Last week I came back from a spectacular week-long residency at Spark Box Studio, run by Chrissy Poitras and Kyle Topping in Picton, ON. I was a lucky recipient of one of their Emerging Artist Residency Awards and I was so excited to see what the week would have in store for me. I documented my process of making a four colour reduction linocut, so this post is pretty image heavy. I’ll keep the commentary light and let the pictures tell most of the story:
Here’s my little work space. Each artist at Spark Box gets a private studio space and bedroom, but Chrissy and Kyle are open to artists claiming their own work space in the print shop or house. I picked this sunny corner in the print shop. The counters were too low to sit with a stool and too high for a chair so I improvised.
The shadow puppet show put on by Small Pond Arts was so impressive and inspiring. I would love to work on one of these some day. It featured shadow puppets and shadow actors and was narrated by a very engaging storyteller (standing on the left).
I ended up with an edition of ten, plus about 15 artist proofs. I kept a few of the bad prints and ripped up the really bad ones. It felt kind of crazy but also very cathartic! I think it’s really easy for artists to have a tendency to hoard and lately I’ve been trying hard to resist the impulse to hold on to everything.
Many thanks to Chrissy and Kyle for providing me with this amazing opportunity to relax, create and learn!
I’ve been thinking a lot about the future… thinking about what and how I’ll make in the next few months, what I’ll be up to a year from now and also, beyond, beyond. I have mixed feelings about planning my life. I realize that planning too much is pointless: we can’t predict how the world around us will shift, how we will change and along with us our desires and dreams. At the same time, I like to dream big and know I won’t get anywhere near my goals unless I figure out how I’m going to reach them. Planning can also be scary! What if that thing you’ve worked so hard towards doesn’t work? Or, perhaps worse, what if it succeeds and you HATE it? When your plans fall outside of anything mainstream, dependable or financially stable, you can almost hear the concerned mothers and fathers of the world tense up (however old and independent you may be); not the most reassuring sound.
Still, at this point, I’m excited about the new possibilities I am working towards, whether or not they turn out how they now appear in my mind’s eye!
To conclude this vague little post, here’s a few process shots from one of my most recently completed projects: a papercut comic about my late Grandmother. It will be published in the next issue of Broken Pencil!
My biggest lesson from this project? Nothing beats a sharp blade! Forget about size, shape, ergonomics… it’s all about the sharp!
Being an artist with another job means that time to make things is always precious and passes too fast. I just finished an intense (as in, very focused) and awesome bookbinding session in preparation for Canzine next Sunday. I managed to also force myself to take many process shots. I get so detail oriented and INTO IT when I’m working that it can be hard to remember to stop and pick up my camera.
A little update from my studio:
- I’m still in the process of binding books. Who would have thought that binding 200 books by hand would take a long time? Ha! I have completed almost 40 books, have another 10 close to done and another 150 to go after that. Last night I finished collating all the books!!! Collating means putting the pages in order. Maybe it doesn’t sound like much, but it’s a dull process which requires a lot of space to lay out all the pages and a lot of time to put them all together. I also made headway on trimming the text blocks (the term for the stack of pages before they are bound). Only 130 blocks left to trim. Ha! It sounds like a lot, but with the beautiful ancient paper trimmer at my studio, it should only take a couple hours of work.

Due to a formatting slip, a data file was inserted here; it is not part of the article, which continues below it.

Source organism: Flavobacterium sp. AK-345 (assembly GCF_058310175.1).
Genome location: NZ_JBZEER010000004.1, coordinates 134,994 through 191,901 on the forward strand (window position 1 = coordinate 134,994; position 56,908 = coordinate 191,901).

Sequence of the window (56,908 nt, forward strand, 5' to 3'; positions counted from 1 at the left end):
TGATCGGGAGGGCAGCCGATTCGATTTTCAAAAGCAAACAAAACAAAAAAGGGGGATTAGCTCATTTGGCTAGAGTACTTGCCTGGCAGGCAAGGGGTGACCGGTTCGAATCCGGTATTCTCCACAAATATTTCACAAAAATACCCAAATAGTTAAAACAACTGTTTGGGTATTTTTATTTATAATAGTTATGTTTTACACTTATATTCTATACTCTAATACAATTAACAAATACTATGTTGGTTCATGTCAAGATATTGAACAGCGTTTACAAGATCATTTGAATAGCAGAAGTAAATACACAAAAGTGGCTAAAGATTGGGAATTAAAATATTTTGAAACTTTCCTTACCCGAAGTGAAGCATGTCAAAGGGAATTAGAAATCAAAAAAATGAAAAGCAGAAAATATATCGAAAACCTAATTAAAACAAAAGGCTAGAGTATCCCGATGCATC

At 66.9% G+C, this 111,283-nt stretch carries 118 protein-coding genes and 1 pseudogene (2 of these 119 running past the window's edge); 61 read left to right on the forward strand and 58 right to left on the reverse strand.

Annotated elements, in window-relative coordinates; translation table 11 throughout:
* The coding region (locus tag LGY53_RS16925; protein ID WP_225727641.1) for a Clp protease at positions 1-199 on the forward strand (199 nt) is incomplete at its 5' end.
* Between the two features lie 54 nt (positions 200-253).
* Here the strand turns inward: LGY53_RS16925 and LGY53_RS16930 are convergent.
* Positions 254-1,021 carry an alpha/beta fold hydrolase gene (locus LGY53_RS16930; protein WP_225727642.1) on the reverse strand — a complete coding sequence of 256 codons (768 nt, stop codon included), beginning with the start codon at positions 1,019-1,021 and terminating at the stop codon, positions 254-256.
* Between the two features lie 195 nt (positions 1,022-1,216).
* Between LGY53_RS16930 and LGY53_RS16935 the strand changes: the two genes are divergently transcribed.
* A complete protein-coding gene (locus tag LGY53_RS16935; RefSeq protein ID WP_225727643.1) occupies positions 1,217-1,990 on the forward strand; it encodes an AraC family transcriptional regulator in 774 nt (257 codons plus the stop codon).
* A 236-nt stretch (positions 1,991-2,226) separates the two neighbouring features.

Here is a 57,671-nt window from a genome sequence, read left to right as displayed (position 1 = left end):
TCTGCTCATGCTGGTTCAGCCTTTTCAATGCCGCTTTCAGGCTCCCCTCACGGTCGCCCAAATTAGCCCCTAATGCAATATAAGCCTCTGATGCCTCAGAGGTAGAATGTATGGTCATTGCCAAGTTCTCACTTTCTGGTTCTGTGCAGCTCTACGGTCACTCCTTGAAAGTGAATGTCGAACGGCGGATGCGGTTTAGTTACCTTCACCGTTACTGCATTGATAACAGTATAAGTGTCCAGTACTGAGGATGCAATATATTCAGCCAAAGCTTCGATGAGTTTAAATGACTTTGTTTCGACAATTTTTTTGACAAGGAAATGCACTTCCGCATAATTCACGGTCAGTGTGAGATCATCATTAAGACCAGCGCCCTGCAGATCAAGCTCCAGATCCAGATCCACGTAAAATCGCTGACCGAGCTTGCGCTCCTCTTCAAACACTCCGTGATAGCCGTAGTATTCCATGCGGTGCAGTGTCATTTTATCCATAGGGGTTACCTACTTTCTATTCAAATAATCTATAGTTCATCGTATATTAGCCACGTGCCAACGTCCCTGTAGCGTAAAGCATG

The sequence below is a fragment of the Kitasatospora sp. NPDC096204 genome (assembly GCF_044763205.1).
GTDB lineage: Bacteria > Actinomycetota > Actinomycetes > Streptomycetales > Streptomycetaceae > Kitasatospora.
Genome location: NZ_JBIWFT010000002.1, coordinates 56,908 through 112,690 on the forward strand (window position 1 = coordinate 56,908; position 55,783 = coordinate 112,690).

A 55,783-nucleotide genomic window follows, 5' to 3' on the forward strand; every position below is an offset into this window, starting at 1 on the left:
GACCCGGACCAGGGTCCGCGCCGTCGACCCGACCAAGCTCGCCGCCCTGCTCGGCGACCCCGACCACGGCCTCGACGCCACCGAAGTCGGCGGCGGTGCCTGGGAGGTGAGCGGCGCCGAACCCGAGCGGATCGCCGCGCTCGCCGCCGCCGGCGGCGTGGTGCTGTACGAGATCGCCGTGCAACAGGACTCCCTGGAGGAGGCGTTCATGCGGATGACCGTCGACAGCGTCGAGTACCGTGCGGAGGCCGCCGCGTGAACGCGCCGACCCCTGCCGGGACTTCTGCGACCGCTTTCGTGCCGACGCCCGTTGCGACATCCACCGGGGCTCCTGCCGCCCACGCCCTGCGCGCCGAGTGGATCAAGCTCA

- I’m still eating great snacks! This is a picture from last week. I neglected to photograph last night’s snack repertoire, which consisted of salt and pepper chips, salt and vinegar chips and dark chocolate with hazelnuts. Yes, two kinds of chips. I had a lot of work to do!
- At the end of this week, I am leaving for Alaska for a month!! This means that production of books will slow down a bit (meaning they won’t be available online for at least another 6 weeks) but hopefully creative production overall will increase by a million. I’m so excited to hike, kayak, see special people and NOT WORK 40hrs/week!! Wooooo!!!!
- I spent some time updating my website. Hope you like it! There’s some new content in the Comics, Drawings and Books sections. Check ‘er out!
Here is a little look at a copy of Boom Boom Boom. I sold out of the copies I had ready for TCAF but there are many left to bind. I’m going to have busy hands for the next few weeks!
Japanese Stab Binding with a hinged hardcover
Title and endpages
An image from my story Wild Seed
Back cover 🙂
Meanwhile, in the studio…
Studio work is always made happier with a robust selection of snacks!
Today’s beautiful spring weather reminds me of the residency I shared with my friend Sara Titanic last April at Artscape’s Gibraltar Point Centre for the Arts on Toronto Island. The Island! The studios are housed in the old Island school (our studio was the boys’ dormitory) and have plenty of haunting charm. The buildings are situated right near Gibraltar Beach facing Lake Ontario where you can have campfires, build sandcastles, skip stones.
In the background of this picture you can see one of my large india ink drawings, the first of a growing series. I haven’t posted any images of these yet because their large size makes them really challenging to photograph… hopefully I will figure it out soon.